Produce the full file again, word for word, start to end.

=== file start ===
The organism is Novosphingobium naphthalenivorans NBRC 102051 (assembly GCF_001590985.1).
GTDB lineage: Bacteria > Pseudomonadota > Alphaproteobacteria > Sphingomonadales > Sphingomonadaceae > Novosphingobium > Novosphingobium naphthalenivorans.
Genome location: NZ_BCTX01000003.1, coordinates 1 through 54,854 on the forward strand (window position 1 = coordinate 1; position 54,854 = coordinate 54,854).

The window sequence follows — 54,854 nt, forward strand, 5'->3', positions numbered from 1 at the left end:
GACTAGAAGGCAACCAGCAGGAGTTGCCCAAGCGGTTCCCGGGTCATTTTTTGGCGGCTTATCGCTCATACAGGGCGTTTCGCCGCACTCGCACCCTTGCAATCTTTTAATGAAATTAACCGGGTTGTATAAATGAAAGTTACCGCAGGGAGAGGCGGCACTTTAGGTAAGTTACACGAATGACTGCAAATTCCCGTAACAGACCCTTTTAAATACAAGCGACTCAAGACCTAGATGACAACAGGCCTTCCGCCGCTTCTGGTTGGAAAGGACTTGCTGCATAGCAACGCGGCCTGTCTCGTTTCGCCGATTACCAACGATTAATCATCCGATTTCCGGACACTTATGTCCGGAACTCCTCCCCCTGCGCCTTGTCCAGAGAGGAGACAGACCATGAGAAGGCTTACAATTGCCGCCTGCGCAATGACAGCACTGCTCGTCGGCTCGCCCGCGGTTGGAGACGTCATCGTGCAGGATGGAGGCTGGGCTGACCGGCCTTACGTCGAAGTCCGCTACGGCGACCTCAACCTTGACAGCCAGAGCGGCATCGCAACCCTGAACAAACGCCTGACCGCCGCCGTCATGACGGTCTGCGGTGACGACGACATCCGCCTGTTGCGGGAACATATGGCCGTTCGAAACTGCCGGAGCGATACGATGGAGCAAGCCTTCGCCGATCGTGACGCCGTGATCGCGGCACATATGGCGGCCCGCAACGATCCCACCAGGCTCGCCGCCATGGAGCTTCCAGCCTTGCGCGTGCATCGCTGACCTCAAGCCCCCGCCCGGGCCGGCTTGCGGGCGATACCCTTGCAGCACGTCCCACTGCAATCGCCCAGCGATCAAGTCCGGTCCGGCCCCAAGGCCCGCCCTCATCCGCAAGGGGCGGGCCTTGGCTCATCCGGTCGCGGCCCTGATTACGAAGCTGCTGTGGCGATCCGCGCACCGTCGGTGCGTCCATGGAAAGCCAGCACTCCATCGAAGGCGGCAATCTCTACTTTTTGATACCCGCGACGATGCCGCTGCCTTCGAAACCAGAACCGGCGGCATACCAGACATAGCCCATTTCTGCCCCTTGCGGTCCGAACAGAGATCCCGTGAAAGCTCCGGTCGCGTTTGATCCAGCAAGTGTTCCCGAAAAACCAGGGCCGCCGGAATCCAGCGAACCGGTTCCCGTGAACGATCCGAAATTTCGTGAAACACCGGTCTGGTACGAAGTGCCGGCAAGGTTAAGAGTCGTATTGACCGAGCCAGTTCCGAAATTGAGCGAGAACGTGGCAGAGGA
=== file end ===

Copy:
The organism is Novosphingobium naphthalenivorans NBRC 102051 (assembly GCF_001590985.1).
GTDB lineage: Bacteria > Pseudomonadota > Alphaproteobacteria > Sphingomonadales > Sphingomonadaceae > Novosphingobium > Novosphingobium naphthalenivorans.
Genome location: NZ_BCTX01000003.1, coordinates 1 through 54,854 on the forward strand (window position 1 = coordinate 1; position 54,854 = coordinate 54,854).

The window sequence follows — 54,854 nt, forward strand, 5'->3', positions numbered from 1 at the left end:
GACTAGAAGGCAACCAGCAGGAGTTGCCCAAGCGGTTCCCGGGTCATTTTTTGGCGGCTTATCGCTCATACAGGGCGTTTCGCCGCACTCGCACCCTTGCAATCTTTTAATGAAATTAACCGGGTTGTATAAATGAAAGTTACCGCAGGGAGAGGCGGCACTTTAGGTAAGTTACACGAATGACTGCAAATTCCCGTAACAGACCCTTTTAAATACAAGCGACTCAAGACCTAGATGACAACAGGCCTTCCGCCGCTTCTGGTTGGAAAGGACTTGCTGCATAGCAACGCGGCCTGTCTCGTTTCGCCGATTACCAACGATTAATCATCCGATTTCCGGACACTTATGTCCGGAACTCCTCCCCCTGCGCCTTGTCCAGAGAGGAGACAGACCATGAGAAGGCTTACAATTGCCGCCTGCGCAATGACAGCACTGCTCGTCGGCTCGCCCGCGGTTGGAGACGTCATCGTGCAGGATGGAGGCTGGGCTGACCGGCCTTACGTCGAAGTCCGCTACGGCGACCTCAACCTTGACAGCCAGAGCGGCATCGCAACCCTGAACAAACGCCTGACCGCCGCCGTCATGACGGTCTGCGGTGACGACGACATCCGCCTGTTGCGGGAACATATGGCCGTTCGAAACTGCCGGAGCGATACGATGGAGCAAGCCTTCGCCGATCGTGACGCCGTGATCGCGGCACATATGGCGGCCCGCAACGATCCCACCAGGCTCGCCGCCATGGAGCTTCCAGCCTTGCGCGTGCATCGCTGACCTCAAGCCCCCGCCCGGGCCGGCTTGCGGGCGATACCCTTGCAGCACGTCCCACTGCAATCGCCCAGCGATCAAGTCCGGTCCGGCCCCAAGGCCCGCCCTCATCCGCAAGGGGCGGGCCTTGGCTCATCCGGTCGCGGCCCTGATTACGAAGCTGCTGTGGCGATCCGCGCACCGTCGGTGCGTCCATGGAAAGCCAGCACTCCATCGAAGGCGGCAATCTCTACTTTTTGATACCCGCGACGATGCCGCTGCCTTCGAAACCAGAACCGGCGGCATACCAGACATAGCCCATTTCTGCCCCTTGCGGTCCGAACAGAGATCCCGTGAAAGCTCCGGTCGCGTTTGATCCAGCAAGTGTTCCCGAAAAACCAGGGCCGCCGGAATCCAGCGAACCGGTTCCCGTGAACGATCCGAAATTTCGTGAAACACCGGTCTGGTACGAAGTGCCGGCAAGGTTAAGAGTCGTATTGACCGAGCCAGTTCCGAAATTGAGCGAGAACGTGGCAGAGGA